The Secret to Brentford’s Survival

Johnstone’s Paint to EPL in ten years is a remarkable achievement

There were not many people outside of TW7 or the Community Stadium who were not predicting a quick return to the Championship for West London’s latest Premier League team. Many of those who had been swayed by the club’s start to their campaign were very much back in the “they’ll be relegated” camp when results dropped off midseason. As we all know, that wasn’t to be the case however, and the Bees’ first season in the topflight provided all of the thrills, spills, and exhilaration that their fans could only have dreamt of last August. So how did they achieve their remarkable feat against all the odds?

 The Start

 The start they had was crucial, and to borrow some poker terminology – something owner Matthew Banham will of course be very well aware of – that first game against Arsenal was the nuts, and it set the tone for the season, or at least its early stages. Momentum is huge in football, and it works both ways. It can just as much drag you down and destroy confidence as it can lift you up and pump your chest out. For a promoted club, the importance of that first match and the first month, cannot be overstated. They put a mark in the sand, let everyone know that the hundreds of negative column inches written about them that summer, and the hours of talk radio predictions were all way off the mark. They demonstrated that they are a team to be reckoned with.

You could say it was a poor Arsenal team, but that is by the by. Brentford – watched by the nation – put on a performance that showed exactly what they were: a collective of players, manager and fans who believed that they could succeed. Compare that start to the one made by the other team predicted to go down, Norwich, and the difference could not be more stark.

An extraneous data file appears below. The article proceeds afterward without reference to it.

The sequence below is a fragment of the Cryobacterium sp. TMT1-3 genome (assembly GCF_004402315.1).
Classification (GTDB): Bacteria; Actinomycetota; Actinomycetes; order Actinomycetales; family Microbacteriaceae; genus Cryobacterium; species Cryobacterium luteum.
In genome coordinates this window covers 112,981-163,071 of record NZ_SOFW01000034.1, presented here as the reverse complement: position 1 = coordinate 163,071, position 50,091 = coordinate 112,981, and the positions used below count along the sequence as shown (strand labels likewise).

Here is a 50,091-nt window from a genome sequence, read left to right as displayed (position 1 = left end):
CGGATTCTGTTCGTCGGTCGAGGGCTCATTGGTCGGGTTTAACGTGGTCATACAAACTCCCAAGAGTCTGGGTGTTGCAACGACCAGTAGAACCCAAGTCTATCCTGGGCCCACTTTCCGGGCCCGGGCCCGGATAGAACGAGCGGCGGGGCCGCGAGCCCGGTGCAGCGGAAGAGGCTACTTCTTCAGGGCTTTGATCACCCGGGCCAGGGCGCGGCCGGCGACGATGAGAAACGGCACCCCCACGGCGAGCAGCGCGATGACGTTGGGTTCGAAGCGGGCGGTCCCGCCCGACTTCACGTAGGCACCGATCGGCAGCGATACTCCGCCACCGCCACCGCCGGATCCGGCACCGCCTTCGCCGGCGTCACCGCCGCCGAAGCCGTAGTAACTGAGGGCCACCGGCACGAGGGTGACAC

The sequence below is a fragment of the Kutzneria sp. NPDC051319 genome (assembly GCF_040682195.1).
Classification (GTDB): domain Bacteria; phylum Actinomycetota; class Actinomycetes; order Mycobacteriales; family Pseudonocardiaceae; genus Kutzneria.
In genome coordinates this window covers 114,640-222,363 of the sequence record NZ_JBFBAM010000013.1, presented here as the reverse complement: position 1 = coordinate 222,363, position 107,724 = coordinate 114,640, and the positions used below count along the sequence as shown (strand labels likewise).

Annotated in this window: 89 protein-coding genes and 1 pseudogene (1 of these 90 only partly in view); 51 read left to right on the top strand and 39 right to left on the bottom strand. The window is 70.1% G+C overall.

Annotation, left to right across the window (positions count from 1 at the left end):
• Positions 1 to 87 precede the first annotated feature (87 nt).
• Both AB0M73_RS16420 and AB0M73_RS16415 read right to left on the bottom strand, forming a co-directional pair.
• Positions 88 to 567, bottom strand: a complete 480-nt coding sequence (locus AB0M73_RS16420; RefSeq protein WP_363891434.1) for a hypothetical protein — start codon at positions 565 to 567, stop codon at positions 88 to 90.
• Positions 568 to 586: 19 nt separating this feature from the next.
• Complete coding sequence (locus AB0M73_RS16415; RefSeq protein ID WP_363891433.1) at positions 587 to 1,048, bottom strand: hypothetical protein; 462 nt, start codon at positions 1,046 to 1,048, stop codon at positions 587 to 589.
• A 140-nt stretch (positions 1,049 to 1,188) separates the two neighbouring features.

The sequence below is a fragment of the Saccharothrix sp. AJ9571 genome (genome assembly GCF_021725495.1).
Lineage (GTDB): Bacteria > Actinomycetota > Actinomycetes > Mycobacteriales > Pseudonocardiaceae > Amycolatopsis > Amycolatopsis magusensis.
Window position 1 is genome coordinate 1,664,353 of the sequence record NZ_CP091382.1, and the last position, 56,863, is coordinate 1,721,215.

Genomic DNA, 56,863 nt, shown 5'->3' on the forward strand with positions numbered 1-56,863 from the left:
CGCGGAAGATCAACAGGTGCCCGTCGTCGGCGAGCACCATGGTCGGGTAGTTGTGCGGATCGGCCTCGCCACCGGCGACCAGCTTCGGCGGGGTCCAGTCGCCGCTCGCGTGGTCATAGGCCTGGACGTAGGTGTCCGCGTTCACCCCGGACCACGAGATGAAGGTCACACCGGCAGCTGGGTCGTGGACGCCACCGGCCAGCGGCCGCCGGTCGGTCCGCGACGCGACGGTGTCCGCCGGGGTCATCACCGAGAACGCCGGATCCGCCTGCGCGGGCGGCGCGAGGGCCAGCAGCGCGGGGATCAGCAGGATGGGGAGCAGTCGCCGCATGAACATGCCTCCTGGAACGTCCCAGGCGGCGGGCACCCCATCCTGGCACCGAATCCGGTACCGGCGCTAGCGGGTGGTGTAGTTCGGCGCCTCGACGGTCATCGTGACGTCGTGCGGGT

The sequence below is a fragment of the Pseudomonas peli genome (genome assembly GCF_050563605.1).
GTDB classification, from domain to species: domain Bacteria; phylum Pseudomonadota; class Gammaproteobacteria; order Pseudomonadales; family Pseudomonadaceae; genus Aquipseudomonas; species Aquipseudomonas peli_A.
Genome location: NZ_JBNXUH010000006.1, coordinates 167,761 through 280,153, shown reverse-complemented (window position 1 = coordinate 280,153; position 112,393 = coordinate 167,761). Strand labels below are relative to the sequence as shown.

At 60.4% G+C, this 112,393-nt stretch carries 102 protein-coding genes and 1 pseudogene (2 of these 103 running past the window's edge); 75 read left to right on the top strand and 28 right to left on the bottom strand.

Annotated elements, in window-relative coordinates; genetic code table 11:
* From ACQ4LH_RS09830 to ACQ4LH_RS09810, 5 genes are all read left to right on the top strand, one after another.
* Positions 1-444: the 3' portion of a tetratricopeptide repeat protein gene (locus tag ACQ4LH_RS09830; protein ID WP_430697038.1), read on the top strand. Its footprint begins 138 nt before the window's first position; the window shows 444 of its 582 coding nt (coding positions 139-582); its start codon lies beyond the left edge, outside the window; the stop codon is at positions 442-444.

The win at West Ham was a huge shot in the arm

 Successful Summer

Questions were asked about the transfer activity – or lack of it – of the club in the summer. One major coup however was the fact they kept hold of the players who had got them there in the first place. Going back to the momentum mentioned earlier, the fact that the vast majority of the team had achieved success, had come back from failures and succeeded together was a great help to the club and team in achieving the mindset that was so beneficial. Keeping Toney – among many others – was crucial, as it not just keeps that player’s attributes at the club, it shows that the philosophy is to improve, not cash in. This is something Fulham could very well take note of.

 Players Stepping Up

There are a whole list of players who fit firmly into the category of those too good for the Championship, but not quite good enough for the EPL. Until you jump into the deep end that is England’s top tier you will never know if you will swim or be left floundering. Almost to a man, the Bees’ play-off winning team were able to make the step up to Premier League football as if they had been doing it for years.

Other higher-profile players will get the plaudits, but two need a special mention. David Raya in goal was magnificent, and the team obviously missed his presence during his absence, and Christian Norgaard was immense in that oh-so-crucial defensive midfield role.


Hindsight is a marvellous thing when judging transfers, but the Christian Eriksen acquisition in the January window was a masterstroke. It came at a time when the club were struggling and the bottom three was looking a lot more realistic than a mid-table finish. The Danish maestro’s arrival changed everything. Not only did his performances on the pitch make the difference. In a number of games he provided goals, assists and, crucially, points, that may not have otherwise been forthcoming. The fact a player of his calibre was recruited showed that the ambitions and mentality of the club was very much at the Premier League level.